“If you are not going to Cleveland or wish to disembark for any reason, this is your final opportunity,” the flight attendant said over the loudspeaker. The crying girl seated next to me obviously did not want to go to Cleveland, but she knew that disembarking wasn’t an option.
I had watched the girl crying on her father’s lap in the pre-boarding area. I knew there was no part of her that wanted to get on that plane, but nine- or ten-year-olds don’t get a say in such matters.
I helped her with her seatbelt, and the girl politely asked my name and gave me hers, all while continuing to cry quietly. When the flight attendant hugged her, she only cried harder and asked if she could FaceTime her Dad—the parent she had left five minutes ago at the end of the jetway.
I didn’t tell her that I had once been an unaccompanied minor crying in my seat between parents. This was one of the worst things that ever happened to her, and I allowed her the dignity of thinking no one else had ever gone through anything similar. One thing was for sure—she didn’t want to be told that “it wasn’t that bad.” In her world, it was exactly that bad. I wasn’t going to minimize it.
What I wanted to say was:
Look kid, this is your life. You didn’t get to choose it, and that sucks, but you have the kind of parents who put their kid on an airline to travel back and forth for school break. You’re doing the first thing, which is staying in your seat, being polite, and crying quietly. That’s a fine first step. But I know some things you don’t.
I know that you will stop crying before the plane lands, and when you see your other parent at least a part of you will be glad you made this trip. It may be only a tiny part of you, but there’s love for both parents somewhere inside you still, and it’s okay to love two parents who don’t love each other. It’s not disloyal to your dad to have fun with your mom.
Also, there’s a pride in living through terrible things, and while part of you will always be jealous of your friends who have both parents in the same house, know that living through adversity will give you strength. If both of your parents are decent people and love you enough, you can still turn out okay.
But there’s more.
There will be times when you’ll be happy to escape one house for the other. Having that ability to choose will come in handy when you are a teenager—though not always in positive ways. By fifteen, you’ll learn to play them off each other, no matter how good at co-parenting they think they are. Now, I’m not saying that is healthy, but it can be fun.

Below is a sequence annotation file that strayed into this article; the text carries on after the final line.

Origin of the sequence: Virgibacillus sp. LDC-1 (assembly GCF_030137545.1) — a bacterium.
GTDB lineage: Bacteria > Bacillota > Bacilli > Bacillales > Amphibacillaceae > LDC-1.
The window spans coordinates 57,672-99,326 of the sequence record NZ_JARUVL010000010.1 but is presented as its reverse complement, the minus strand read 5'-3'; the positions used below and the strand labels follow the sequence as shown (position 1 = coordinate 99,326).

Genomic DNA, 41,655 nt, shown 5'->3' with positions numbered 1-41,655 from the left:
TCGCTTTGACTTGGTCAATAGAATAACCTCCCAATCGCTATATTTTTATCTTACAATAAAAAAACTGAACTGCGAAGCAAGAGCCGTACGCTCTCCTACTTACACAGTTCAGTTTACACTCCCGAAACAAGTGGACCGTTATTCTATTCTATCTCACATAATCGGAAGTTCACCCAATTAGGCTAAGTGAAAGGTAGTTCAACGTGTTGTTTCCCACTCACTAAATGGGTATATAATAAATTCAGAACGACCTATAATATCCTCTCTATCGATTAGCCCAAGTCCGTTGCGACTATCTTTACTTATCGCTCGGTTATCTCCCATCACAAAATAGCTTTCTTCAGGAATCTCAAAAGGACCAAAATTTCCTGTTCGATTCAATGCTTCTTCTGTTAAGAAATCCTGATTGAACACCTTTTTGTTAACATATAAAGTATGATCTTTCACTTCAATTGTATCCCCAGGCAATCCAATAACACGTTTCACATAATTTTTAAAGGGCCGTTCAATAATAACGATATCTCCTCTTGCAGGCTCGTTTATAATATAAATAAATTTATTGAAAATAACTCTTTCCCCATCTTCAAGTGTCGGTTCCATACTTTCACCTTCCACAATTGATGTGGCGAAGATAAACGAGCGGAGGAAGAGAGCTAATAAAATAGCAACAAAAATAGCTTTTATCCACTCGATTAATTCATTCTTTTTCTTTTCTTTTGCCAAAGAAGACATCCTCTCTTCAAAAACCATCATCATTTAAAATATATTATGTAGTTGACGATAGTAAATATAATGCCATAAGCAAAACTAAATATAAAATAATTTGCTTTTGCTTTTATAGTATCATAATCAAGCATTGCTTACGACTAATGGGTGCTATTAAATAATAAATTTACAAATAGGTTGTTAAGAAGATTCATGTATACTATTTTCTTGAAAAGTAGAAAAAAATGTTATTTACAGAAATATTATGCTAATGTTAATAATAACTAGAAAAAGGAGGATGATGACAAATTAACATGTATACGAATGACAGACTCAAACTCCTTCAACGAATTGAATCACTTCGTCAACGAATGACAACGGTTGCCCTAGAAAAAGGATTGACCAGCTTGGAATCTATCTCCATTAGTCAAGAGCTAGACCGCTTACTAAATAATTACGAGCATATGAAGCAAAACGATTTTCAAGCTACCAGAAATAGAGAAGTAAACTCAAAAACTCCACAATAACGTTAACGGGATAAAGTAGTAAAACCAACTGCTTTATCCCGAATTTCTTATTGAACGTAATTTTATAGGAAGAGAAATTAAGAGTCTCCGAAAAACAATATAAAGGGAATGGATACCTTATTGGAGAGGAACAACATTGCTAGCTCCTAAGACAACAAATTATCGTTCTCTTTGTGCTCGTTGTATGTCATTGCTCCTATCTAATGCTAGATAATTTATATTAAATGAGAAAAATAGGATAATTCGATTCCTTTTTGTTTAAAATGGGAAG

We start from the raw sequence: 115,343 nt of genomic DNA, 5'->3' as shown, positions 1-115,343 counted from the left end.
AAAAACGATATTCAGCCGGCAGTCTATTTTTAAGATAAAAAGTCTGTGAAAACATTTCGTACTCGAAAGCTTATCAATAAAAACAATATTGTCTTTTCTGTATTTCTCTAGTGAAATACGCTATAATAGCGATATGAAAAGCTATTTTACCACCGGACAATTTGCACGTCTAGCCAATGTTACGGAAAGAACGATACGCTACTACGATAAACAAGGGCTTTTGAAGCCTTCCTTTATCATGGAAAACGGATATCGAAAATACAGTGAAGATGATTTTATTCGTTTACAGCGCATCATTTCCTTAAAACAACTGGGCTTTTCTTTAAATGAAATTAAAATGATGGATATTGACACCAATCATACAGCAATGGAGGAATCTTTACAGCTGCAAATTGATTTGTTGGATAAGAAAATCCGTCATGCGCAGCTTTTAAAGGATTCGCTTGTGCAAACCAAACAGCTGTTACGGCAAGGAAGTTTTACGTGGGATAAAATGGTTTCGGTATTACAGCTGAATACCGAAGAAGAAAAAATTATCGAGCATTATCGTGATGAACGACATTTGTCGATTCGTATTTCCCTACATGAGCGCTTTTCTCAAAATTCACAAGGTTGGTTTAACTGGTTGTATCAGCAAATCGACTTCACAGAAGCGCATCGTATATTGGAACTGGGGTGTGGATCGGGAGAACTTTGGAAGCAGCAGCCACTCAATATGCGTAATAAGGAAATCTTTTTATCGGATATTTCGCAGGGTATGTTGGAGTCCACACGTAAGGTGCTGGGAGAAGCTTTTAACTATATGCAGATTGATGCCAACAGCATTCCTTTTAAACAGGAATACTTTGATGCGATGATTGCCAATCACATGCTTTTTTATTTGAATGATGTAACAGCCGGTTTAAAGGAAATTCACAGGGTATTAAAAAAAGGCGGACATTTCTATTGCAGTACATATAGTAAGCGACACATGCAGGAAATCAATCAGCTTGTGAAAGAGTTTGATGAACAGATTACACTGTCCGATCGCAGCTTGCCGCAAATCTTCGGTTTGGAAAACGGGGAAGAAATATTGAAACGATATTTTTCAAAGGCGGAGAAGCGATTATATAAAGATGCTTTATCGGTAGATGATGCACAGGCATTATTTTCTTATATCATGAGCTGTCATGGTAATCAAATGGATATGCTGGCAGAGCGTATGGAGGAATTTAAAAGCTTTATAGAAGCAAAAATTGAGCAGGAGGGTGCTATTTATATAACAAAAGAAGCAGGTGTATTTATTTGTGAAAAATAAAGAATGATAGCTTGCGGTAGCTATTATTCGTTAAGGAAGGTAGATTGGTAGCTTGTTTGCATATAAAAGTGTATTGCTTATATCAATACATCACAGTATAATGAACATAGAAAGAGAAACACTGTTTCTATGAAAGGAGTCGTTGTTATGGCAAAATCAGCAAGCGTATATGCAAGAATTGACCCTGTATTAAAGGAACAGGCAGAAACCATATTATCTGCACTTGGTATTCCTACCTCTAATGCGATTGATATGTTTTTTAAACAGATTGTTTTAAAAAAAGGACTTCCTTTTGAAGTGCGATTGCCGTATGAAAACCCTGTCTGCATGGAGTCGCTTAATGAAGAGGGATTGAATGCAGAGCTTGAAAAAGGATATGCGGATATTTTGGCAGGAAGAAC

There is one more thing—childhood is a small percentage of your life. Oh, don’t get me wrong, I know that it feels like forever right now. But in less time than you have been alive so far, you will be free of these people and able to go anywhere and do anything you want, and this trip will have made you less afraid to do so. You are learning to be independent and unafraid of travel before you are even old enough to drive.
You will grow up to be someone who navigates airports with ease, and that will serve you well in life. I know you don’t want any part of this trip, but the fact that you are flying 432 miles all by yourself is something that you will be proud of someday, something that you will brag about in the continual childhood quest to be more grown-up than your friends. You will secretly look down on people who are afraid to fly, because flying won’t be anything scary to you.
Instead I said, “Do you want a piece of gum?” and held out an open pack. She declined. I figured I’d wait until the plane took off, and see how chatty she became once she stopped crying, but the flight attendant came back and moved her up to first class. When I saw her again, she was on the ground in Cleveland, talking to her mother. She had survived and was no longer crying.
I know that shared parenting isn’t ideal, particularly when your parents don’t live within driving distance. But I am both a child of divorce and a divorced parent myself. Sometimes the best choice you can make as a parent is one that results in your children having a less than ideal childhood. It’s not that you don’t love your children, or put them first. It’s that some differences are truly irreconcilable. And sometimes people move away.
I’m not saying that divorce doesn’t scar children—of course it does. But so does living with parents that hate each other. Sometimes there are no good answers. But if this girl is anything like I was, and if she continues to fly back and forth between her parents, she’ll learn to rule the airports. She’ll hop on planes like other people hail cabs. It might not be worth it to her, but it will still be something that defines her.